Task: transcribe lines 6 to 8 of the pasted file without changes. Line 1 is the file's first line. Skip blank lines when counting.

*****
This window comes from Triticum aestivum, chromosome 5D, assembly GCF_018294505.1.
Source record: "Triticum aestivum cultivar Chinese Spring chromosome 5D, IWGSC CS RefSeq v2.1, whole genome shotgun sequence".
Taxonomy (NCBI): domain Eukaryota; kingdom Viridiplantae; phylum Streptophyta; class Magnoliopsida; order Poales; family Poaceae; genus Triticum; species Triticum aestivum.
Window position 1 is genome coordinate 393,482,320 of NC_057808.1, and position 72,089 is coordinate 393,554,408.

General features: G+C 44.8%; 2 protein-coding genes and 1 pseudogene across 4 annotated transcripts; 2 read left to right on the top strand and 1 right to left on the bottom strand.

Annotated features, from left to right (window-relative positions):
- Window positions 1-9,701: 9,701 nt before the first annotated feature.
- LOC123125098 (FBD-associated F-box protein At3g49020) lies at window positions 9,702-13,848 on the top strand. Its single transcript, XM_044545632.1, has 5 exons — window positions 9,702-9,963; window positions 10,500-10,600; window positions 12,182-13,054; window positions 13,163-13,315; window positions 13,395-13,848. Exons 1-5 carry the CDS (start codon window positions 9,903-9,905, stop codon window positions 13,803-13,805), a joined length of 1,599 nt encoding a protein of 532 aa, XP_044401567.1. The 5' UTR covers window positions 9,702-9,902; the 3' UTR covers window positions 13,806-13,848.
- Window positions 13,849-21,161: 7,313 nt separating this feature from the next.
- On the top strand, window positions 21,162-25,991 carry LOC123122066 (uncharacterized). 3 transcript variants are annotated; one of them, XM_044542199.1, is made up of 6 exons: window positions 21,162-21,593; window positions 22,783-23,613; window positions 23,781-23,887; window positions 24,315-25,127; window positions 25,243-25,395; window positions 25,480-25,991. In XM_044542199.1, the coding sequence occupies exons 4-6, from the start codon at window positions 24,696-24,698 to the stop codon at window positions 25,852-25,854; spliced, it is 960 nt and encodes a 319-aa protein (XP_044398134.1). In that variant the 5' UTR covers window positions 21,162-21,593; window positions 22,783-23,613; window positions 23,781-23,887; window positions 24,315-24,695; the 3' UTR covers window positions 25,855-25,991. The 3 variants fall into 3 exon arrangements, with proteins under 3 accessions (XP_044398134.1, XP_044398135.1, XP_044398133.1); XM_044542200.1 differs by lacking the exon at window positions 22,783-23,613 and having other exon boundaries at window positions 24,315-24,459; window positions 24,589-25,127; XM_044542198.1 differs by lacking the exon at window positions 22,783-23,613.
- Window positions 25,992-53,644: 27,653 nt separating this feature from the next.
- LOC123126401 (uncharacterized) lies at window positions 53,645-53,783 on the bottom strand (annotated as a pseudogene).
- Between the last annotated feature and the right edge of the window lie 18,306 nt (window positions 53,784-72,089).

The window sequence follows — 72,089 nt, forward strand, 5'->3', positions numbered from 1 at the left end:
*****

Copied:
Annotated features, from left to right (window-relative positions):
- Window positions 1-9,701: 9,701 nt before the first annotated feature.
- LOC123125098 (FBD-associated F-box protein At3g49020) lies at window positions 9,702-13,848 on the top strand. Its single transcript, XM_044545632.1, has 5 exons — window positions 9,702-9,963; window positions 10,500-10,600; window positions 12,182-13,054; window positions 13,163-13,315; window positions 13,395-13,848. Exons 1-5 carry the CDS (start codon window positions 9,903-9,905, stop codon window positions 13,803-13,805), a joined length of 1,599 nt encoding a protein of 532 aa, XP_044401567.1. The 5' UTR covers window positions 9,702-9,902; the 3' UTR covers window positions 13,806-13,848.